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Firstly excuse my ignorance, I'm very new to all this.

My problem is that I'm trying to send json data stored in a mongodb of coordinates to a client browser. I have a python module which uses Twitter's Streaming API to store into the DB. This works fine, but when I try to send this to the client it displays nothing, evenhough I can see server terminal getting more data. I've not used Flask or JQuery before, so have based it on the example at http://flask.pocoo.org/docs/patterns/jquery/.

This is my code:

from flask import Flask, jsonify, render_template, request
from pymongo import Connection 

app = Flask(__name__)

def reader():
    db = Connection().tstream
    coll = db.tweets_tail
    cursor = coll.find({"coordinates.type" : "Point" }, {"coordinates" :1},tailable=True,timeout=False)
    while cursor.alive:
            doc = cursor.next()
            ci += 1
            print doc
            print ci
        except StopIteration:
    return jsonify(ci, doc)

def index():
    return render_template('index.html')

if __name__ == '__main__':
    app.run(debug=True, port= 8888)

This is my html client side:

{% extends "layout.html" %}
{% block body %}
<script type=text/javascript>
  $(function() {
       $.getJSON($SCRIPT_ROOT + '/_reader', 
       function(data) {
      return false;

   <span id=result>?</span>
{% endblock %}

I'm hoping that has new coordinate data is received it pushes this to the client.

I hope somebody can help.


share|improve this question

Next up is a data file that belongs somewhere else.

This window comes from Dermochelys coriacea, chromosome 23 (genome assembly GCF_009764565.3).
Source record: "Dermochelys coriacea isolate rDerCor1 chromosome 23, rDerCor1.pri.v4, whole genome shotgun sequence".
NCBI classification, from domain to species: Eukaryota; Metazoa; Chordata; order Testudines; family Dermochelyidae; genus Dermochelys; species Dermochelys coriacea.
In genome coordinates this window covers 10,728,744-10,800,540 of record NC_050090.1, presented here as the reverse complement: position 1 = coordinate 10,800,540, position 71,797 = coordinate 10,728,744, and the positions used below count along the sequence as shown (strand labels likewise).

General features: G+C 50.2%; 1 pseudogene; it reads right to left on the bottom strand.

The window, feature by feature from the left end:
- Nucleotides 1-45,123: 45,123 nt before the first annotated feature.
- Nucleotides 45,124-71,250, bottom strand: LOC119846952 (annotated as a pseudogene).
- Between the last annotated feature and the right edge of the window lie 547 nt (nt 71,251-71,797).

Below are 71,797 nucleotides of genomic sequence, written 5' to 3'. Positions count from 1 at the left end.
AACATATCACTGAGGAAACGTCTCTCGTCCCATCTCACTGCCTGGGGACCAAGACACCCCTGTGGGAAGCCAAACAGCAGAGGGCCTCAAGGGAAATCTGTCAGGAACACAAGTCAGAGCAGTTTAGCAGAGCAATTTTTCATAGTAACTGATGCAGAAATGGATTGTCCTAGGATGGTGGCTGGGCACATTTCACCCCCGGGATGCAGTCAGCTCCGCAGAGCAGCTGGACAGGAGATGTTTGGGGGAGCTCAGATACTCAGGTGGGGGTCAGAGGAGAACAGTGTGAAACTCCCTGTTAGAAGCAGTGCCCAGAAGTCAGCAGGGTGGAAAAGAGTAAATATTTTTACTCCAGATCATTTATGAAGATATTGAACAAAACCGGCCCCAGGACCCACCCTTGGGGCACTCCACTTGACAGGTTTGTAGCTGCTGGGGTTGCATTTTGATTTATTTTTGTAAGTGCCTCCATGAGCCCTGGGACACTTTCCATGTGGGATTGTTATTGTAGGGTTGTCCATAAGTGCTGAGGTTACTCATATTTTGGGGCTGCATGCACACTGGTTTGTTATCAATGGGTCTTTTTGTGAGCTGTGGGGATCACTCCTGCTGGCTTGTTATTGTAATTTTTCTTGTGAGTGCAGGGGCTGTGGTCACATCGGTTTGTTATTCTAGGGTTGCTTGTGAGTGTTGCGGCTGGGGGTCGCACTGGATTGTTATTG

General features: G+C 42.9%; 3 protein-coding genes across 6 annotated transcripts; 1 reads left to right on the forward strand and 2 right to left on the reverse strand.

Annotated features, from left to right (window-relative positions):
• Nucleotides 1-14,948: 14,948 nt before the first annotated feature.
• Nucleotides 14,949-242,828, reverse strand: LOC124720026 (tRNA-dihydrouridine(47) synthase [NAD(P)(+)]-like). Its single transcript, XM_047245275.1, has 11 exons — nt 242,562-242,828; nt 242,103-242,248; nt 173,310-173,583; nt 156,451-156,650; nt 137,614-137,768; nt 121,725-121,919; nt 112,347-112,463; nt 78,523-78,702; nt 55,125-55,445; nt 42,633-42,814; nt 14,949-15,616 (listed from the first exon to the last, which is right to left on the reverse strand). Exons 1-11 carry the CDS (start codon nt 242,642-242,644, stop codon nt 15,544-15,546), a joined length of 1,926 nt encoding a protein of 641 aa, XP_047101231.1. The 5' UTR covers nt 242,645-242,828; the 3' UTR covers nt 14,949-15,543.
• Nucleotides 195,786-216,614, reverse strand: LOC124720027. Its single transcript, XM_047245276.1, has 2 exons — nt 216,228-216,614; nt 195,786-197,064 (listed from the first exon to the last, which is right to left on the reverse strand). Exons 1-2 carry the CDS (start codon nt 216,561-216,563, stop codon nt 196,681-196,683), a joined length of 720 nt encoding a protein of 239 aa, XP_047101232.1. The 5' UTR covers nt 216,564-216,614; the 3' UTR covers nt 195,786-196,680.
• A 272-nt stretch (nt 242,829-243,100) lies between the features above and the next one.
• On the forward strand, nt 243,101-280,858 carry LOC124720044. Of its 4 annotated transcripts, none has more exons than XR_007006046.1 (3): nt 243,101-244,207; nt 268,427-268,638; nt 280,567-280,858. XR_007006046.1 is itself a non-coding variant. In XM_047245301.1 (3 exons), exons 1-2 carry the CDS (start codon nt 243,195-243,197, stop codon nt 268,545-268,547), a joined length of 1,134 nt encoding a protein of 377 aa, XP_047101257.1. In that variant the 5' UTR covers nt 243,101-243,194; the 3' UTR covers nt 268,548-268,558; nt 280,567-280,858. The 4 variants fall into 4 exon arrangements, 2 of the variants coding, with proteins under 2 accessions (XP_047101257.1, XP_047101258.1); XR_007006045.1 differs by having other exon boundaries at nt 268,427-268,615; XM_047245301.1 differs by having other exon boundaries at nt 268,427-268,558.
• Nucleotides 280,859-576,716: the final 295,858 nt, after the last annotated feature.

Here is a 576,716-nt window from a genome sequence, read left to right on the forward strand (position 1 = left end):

I think it's the URL you're using for the getJSON call. Not sure what $SCRIPT_ROOT is, but this should be a URL and not a file location. –  aezell Nov 6 '12 at 17:47
I used file location as in the example. They state the reason for using file location is: If you are developing the answer is quite simple: it’s on localhost port something and directly on the root of that server. But what if you later decide to move your application to a different location? For example to example.com/myapp? On the server side this never was a problem because we were using the handy url_for() function that could answer that question for us, but if we are using jQuery we should not hardcode the path to the application but make that dynamic, so how can we do that? –  user94628 Nov 6 '12 at 17:53
Not sure who "they" is but this has to be a URL. getJSON speaks HTTP not file I/O. I've never seen this work with anything but a URL. I could be wrong. As for your concerns about moving the site, you won't use the whole domain, just the bit after the hostname. In your case, it's likely just /_reader. –  aezell Nov 6 '12 at 22:32

1 Answer 1

Not sure about your line return jsonify(ci, doc)

Are you sure this returns correctly ? The arguments should be in dictionary format. Can you try this instead

return jsonify(dict(ci=ci, doc=doc))
share|improve this answer
Hi I've tried that, still nothing returned to client browser. –  user94628 Nov 6 '12 at 18:14
What is being printed for ci and doc. –  codegeek Nov 6 '12 at 18:16
When I run program it prints: "{u'_id': ObjectId('50994de11d41c80f20b4fa0d'), u'coordinates': {u'type': u'Point', u'coordinates': [-0.20583153, 51.42092323]}} 1" It prints this each time the twitter streaming api finds the coordinate data –  user94628 Nov 6 '12 at 18:18
If I now try to do "console.log(data[0]);" in the browser the page doesn't load. –  user94628 Nov 6 '12 at 18:52

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